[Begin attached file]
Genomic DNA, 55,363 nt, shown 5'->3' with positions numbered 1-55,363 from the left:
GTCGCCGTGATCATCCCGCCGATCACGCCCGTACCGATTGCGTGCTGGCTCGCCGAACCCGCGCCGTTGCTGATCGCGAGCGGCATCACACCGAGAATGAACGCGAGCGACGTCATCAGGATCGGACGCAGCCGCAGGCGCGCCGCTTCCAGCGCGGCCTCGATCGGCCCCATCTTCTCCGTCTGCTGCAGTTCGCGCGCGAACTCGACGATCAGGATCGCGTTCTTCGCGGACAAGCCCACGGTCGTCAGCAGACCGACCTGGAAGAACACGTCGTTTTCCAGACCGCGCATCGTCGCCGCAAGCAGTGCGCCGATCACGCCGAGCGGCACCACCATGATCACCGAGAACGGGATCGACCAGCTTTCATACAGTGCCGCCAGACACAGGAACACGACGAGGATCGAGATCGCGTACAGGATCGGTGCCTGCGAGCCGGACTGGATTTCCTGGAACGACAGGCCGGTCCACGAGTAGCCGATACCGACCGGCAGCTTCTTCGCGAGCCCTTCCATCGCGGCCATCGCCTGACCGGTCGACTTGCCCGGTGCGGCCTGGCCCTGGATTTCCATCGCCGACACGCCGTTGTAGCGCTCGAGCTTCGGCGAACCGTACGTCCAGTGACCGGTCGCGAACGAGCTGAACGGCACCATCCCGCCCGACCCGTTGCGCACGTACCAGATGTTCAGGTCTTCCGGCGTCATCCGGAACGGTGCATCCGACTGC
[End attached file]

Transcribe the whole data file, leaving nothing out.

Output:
Genomic DNA, 55,363 nt, shown 5'->3' with positions numbered 1-55,363 from the left:
GTCGCCGTGATCATCCCGCCGATCACGCCCGTACCGATTGCGTGCTGGCTCGCCGAACCCGCGCCGTTGCTGATCGCGAGCGGCATCACACCGAGAATGAACGCGAGCGACGTCATCAGGATCGGACGCAGCCGCAGGCGCGCCGCTTCCAGCGCGGCCTCGATCGGCCCCATCTTCTCCGTCTGCTGCAGTTCGCGCGCGAACTCGACGATCAGGATCGCGTTCTTCGCGGACAAGCCCACGGTCGTCAGCAGACCGACCTGGAAGAACACGTCGTTTTCCAGACCGCGCATCGTCGCCGCAAGCAGTGCGCCGATCACGCCGAGCGGCACCACCATGATCACCGAGAACGGGATCGACCAGCTTTCATACAGTGCCGCCAGACACAGGAACACGACGAGGATCGAGATCGCGTACAGGATCGGTGCCTGCGAGCCGGACTGGATTTCCTGGAACGACAGGCCGGTCCACGAGTAGCCGATACCGACCGGCAGCTTCTTCGCGAGCCCTTCCATCGCGGCCATCGCCTGACCGGTCGACTTGCCCGGTGCGGCCTGGCCCTGGATTTCCATCGCCGACACGCCGTTGTAGCGCTCGAGCTTCGGCGAACCGTACGTCCAGTGACCGGTCGCGAACGAGCTGAACGGCACCATCCCGCCCGACCCGTTGCGCACGTACCAGATGTTCAGGTCTTCCGGCGTCATCCGGAACGGTGCATCCGACTGC